Now some fresh pickings from the Political Grapevine:
Good News Is No news
When the government announced last week that the federal budget deficit had fallen to its lowest level in five years — it was big news. But apparently not big enough to make a big splash in The New York Times or Washington Post. The New York Times ran a wire story in the back of the "A" section Friday. The Post put a wire story on its Web site Thursday afternoon and nothing in the paper.
But in an editorial Friday — The New York Times wrote the concept that lower tax rates generate more tax revenues is "nonsense." "That theory has been tested and failed, leading to enormous deficits during the administrations of Ronald Reagan and George W. Bush."
But in both those administrations, tax revenues grew after tax rates were cut. Indeed, in fiscal year 2007 tax revenues grew 6.7 percent — to a record of more than $2.5 trillion — and the deficit has declined each of the past three years.
The media eagerly reported comments by former top commander of coalition forces in Iraq General Ricardo Sanchez — calling the war in Iraq a "nightmare with no end in sight."
But there has been considerably less reporting of his harsh criticism of the press — in the same speech Friday to military reporters and editors. Some examples — "Over the course of this war tactically insignificant events have become strategic defeats for America because of the tremendous power and impact of the media and by extension you the journalist. In many cases the media has unjustly destroyed the individual reputations and careers of those involved," "you are perpetuating the corrosive partisan politics that is destroying our country and killing our service members who are at war," "for some of you, just like some of our politicians, the truth is of little to no value if it does not fit your own preconceived notions, biases and agendas."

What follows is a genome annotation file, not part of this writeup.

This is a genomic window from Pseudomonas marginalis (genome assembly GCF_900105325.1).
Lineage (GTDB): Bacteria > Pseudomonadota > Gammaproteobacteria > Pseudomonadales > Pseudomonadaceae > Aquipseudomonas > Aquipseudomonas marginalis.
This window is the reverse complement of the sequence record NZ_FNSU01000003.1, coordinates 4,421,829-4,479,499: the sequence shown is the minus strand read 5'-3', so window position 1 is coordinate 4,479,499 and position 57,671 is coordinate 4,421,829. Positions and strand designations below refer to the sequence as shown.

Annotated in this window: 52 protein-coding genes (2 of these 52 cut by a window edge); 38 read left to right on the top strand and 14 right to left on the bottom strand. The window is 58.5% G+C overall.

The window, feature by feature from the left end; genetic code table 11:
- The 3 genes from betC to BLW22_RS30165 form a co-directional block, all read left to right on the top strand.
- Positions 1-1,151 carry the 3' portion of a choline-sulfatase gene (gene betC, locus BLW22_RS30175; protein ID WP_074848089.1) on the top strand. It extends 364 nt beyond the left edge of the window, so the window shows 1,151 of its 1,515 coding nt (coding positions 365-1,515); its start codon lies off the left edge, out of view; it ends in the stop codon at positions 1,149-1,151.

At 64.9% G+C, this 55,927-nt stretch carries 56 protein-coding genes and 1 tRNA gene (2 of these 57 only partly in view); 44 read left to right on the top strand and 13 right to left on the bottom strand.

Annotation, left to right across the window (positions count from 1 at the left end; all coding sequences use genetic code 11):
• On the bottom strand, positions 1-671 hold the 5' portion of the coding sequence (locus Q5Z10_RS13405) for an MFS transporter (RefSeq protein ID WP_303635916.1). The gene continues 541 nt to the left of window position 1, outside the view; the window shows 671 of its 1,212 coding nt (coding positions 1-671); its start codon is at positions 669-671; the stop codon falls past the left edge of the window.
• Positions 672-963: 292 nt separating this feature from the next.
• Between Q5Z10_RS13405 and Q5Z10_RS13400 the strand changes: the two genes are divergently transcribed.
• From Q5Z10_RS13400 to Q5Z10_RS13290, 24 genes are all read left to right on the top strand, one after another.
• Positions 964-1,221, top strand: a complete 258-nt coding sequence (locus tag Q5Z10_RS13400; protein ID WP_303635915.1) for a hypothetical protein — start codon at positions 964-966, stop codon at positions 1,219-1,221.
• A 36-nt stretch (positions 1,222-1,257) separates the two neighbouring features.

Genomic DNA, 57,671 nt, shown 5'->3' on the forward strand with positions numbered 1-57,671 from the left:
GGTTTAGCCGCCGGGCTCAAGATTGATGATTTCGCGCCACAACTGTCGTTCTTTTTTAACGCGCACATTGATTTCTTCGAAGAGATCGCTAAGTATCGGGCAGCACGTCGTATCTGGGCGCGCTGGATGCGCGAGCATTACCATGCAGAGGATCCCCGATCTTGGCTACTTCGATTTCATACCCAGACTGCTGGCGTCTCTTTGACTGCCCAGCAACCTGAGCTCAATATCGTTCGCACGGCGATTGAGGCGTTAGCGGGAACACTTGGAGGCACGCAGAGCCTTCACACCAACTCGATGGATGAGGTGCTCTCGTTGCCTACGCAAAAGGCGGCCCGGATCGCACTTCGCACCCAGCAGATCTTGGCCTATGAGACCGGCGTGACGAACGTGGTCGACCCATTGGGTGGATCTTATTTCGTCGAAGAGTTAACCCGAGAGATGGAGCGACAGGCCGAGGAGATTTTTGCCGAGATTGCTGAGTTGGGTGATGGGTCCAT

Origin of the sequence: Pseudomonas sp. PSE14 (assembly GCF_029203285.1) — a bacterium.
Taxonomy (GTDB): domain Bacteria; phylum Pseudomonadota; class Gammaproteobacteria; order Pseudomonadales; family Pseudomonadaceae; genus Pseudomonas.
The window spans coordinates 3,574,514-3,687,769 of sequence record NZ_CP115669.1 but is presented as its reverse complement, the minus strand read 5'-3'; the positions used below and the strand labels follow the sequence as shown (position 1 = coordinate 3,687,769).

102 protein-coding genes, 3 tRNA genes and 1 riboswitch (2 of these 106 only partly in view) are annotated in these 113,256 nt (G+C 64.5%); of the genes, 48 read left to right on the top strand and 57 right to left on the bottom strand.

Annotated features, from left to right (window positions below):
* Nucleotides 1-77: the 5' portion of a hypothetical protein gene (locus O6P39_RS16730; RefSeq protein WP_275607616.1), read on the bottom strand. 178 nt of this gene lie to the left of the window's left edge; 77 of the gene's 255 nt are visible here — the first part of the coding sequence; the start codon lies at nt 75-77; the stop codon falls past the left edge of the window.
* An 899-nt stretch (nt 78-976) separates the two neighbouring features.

A newly formed organization of investigative journalists called Pro Publica intends to take aim at wrongdoing in government and business — and offer its stories without charge to major newspapers. The New York Times has already said it's interested.
But a closer look at the group suggests it is not a politically neutral operation prepared to let the chips fall where they may. The Pro Publica organization was created by Herbert and Marion Sandler — former owners of one of the country's largest mortgage and banking companies. The Sandlers made about $2.5 billion when they sold it. They are major Democratic political donors, who gave all their campaign contributions to Democrats in 2006. They have also been longtime critics of President Bush.
And a woman in Chicopee, Massachusetts was driving down the street recently when she noticed a witch hanging from a noose. To most people it would be an innocent Halloween decoration.
But a local TV station reports the ironically-named Kelly Lynch found it offensive. In fact she was so offended she is telling people it is a hate crime against her religion — because Ms. Lynch is in fact a witch.
"We are just like Christians, Muslims," she says. "We have our own religion." Lynch asked the owner of the decoration to take it down — and he refused. She says if the owner does not comply soon — she will protest outside his home.
— FOX News Channel's Martin Hill contributed to this report.